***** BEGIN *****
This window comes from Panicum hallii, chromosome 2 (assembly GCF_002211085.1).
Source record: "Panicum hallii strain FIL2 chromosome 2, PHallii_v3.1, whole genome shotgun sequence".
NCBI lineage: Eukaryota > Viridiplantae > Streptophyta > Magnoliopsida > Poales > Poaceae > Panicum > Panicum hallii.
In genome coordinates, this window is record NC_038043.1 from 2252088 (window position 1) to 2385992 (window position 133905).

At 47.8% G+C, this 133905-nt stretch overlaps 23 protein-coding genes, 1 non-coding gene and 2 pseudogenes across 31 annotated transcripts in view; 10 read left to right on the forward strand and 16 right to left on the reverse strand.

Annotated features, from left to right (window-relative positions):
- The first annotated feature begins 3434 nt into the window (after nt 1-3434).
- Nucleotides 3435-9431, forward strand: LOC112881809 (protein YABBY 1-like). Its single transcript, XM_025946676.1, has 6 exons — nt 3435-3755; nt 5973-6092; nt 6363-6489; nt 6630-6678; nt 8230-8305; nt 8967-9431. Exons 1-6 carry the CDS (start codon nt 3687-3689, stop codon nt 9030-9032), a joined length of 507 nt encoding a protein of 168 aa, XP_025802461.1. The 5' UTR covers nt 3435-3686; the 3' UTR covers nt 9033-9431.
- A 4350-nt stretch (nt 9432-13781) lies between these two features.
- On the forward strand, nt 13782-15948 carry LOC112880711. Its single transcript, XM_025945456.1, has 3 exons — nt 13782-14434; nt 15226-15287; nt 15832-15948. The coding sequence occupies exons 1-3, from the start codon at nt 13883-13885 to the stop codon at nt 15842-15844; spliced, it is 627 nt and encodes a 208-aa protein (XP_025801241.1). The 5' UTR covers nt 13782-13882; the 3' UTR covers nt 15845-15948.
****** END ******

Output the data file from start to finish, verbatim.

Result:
This window comes from Panicum hallii, chromosome 2 (assembly GCF_002211085.1).
Source record: "Panicum hallii strain FIL2 chromosome 2, PHallii_v3.1, whole genome shotgun sequence".
NCBI lineage: Eukaryota > Viridiplantae > Streptophyta > Magnoliopsida > Poales > Poaceae > Panicum > Panicum hallii.
In genome coordinates, this window is record NC_038043.1 from 2252088 (window position 1) to 2385992 (window position 133905).

At 47.8% G+C, this 133905-nt stretch overlaps 23 protein-coding genes, 1 non-coding gene and 2 pseudogenes across 31 annotated transcripts in view; 10 read left to right on the forward strand and 16 right to left on the reverse strand.

Annotated features, from left to right (window-relative positions):
- The first annotated feature begins 3434 nt into the window (after nt 1-3434).
- Nucleotides 3435-9431, forward strand: LOC112881809 (protein YABBY 1-like). Its single transcript, XM_025946676.1, has 6 exons — nt 3435-3755; nt 5973-6092; nt 6363-6489; nt 6630-6678; nt 8230-8305; nt 8967-9431. Exons 1-6 carry the CDS (start codon nt 3687-3689, stop codon nt 9030-9032), a joined length of 507 nt encoding a protein of 168 aa, XP_025802461.1. The 5' UTR covers nt 3435-3686; the 3' UTR covers nt 9033-9431.
- A 4350-nt stretch (nt 9432-13781) lies between these two features.
- On the forward strand, nt 13782-15948 carry LOC112880711. Its single transcript, XM_025945456.1, has 3 exons — nt 13782-14434; nt 15226-15287; nt 15832-15948. The coding sequence occupies exons 1-3, from the start codon at nt 13883-13885 to the stop codon at nt 15842-15844; spliced, it is 627 nt and encodes a 208-aa protein (XP_025801241.1). The 5' UTR covers nt 13782-13882; the 3' UTR covers nt 15845-15948.